2. We're more likely to be victims, not violent. Unfortunately many of our peers are still being stalked, abused, & controlled while we're adults. Then we're also trolled on social media as well. Bullied, and then we’re harassed on the big screen by depictions that are monstrous and increase the stigma against us and perpetuate the myths we’re addressing today. A lack of acceptance and empathy in society that sometimes mirrors our lack of good caregivers when we were children. Many people with DID are afraid to go outside. Afraid to have and lose friends every time a new movie comes out. Afraid to come out as plural to family or friends. Often their family is not safe, so they lack support and caregivers who are vested in their recovery. Due to the disabling effects of PTSD and Complex-PTSD from repeated trauma, many cannot hold down a job, and so we also have many peers who experience extreme poverty, homelessness, and all the crimes and further trauma that can come from living a desperate life with no resources.
    2. Myth: “every DID system has their own take on The Horde looking to overthrow the nice people, and the potential for having The Beast in their system”
      1. Believe it or not, people watched the 2nd installment in the Eastrail 177 Trilogy and really thought this. People who went to see it because they had — or even with— friends who were plural were so unsettled at the film that they immediately ceased their friendship over the movie out of fear of their personal safety.
      2. No this is not true. It’s heartbreaking that a plural will confide in a friend and go through a whole trust-building process with them only to have it extinguished because of someone’s nightmarish exaggeration of what plurals are like.
      3. So to debunk this in detail: The Beast is a complete not just exaggeration — but a faulty overblown caricature of an excuse to make a horror story. It pushed the idea way too far. The premise in the first film was plausible exaggeration of human possibility. Bench pressing 350 lbs is not completely unrealistic. But The Beast is completely unrealistic, and unfair. To stick that in a movie that spends a lot of time and energy trying to seem realistic is a grave disservice to people who are horribly stigmatized to begin with.
      4. Now the parts that are somewhat true that were exaggerated for the screen: with no healthy role models and desperate attempts to “play normal” and mask, or discipline residents of a plural system who make mistakes or disagree about the direction of their shared life, folk can build up resentments towards each other. There can be “teams” and “sides” in internal struggles for who runs their shared life. How often does that really work in the world — say at work? Or in a school? It doesn’t. It pushes people apart. When you share a body, it just makes everyone miserable. It increases panic in the system, which then dials up all the anxiety and dissociative symptoms and creates chaos. The right thing to do is encourage the media to provide positive role-models of internal community, characters who are “just DID” and not the central plot device, and get more funding into programs and services that help plurals do the mediation work needed on internal relationships so that the more expensive and elusive therapy sessions can concentrate on their collective trauma issues.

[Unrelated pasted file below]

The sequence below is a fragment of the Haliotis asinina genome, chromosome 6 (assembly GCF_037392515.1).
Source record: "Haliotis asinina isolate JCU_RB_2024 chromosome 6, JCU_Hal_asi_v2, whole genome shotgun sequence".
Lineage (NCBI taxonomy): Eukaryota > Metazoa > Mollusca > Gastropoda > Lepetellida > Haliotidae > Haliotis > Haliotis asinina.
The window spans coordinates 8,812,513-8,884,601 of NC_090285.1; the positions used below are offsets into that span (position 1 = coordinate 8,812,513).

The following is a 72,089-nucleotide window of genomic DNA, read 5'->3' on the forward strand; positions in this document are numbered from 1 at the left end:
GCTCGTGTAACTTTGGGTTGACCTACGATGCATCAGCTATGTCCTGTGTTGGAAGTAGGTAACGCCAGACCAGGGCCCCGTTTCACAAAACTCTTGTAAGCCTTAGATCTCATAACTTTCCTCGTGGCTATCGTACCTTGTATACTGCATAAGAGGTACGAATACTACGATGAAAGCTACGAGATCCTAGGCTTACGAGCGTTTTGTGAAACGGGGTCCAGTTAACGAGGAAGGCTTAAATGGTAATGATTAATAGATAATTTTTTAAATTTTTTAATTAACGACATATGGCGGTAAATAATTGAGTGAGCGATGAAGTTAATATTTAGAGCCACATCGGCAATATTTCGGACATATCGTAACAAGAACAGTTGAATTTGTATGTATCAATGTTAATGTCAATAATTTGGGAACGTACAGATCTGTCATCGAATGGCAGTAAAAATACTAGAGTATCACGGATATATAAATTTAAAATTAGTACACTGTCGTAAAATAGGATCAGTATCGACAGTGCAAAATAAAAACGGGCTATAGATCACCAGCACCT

3. Myth: DID is rare.
      1. Actually, it’s not at all. It’s 1-3% of the population. 1.1% of adults in the U.S. live with schizophrenia. 2.6% of adults in the U.S. live with bipolar disorder. (NAMI — National Alliance on Mental Illness) So somewhere around there. It does not discriminate by country, race, religion…you find DID anywhere you find children who are neglected, traumatized, abandoned, abused, molested, or otherwise constantly put in harm’s way. Not all children who are hurt repeatedly develop DID — there are 2 other criteria as mentioned earlier: detached caregivers, and the dissociative trait which may be inherited.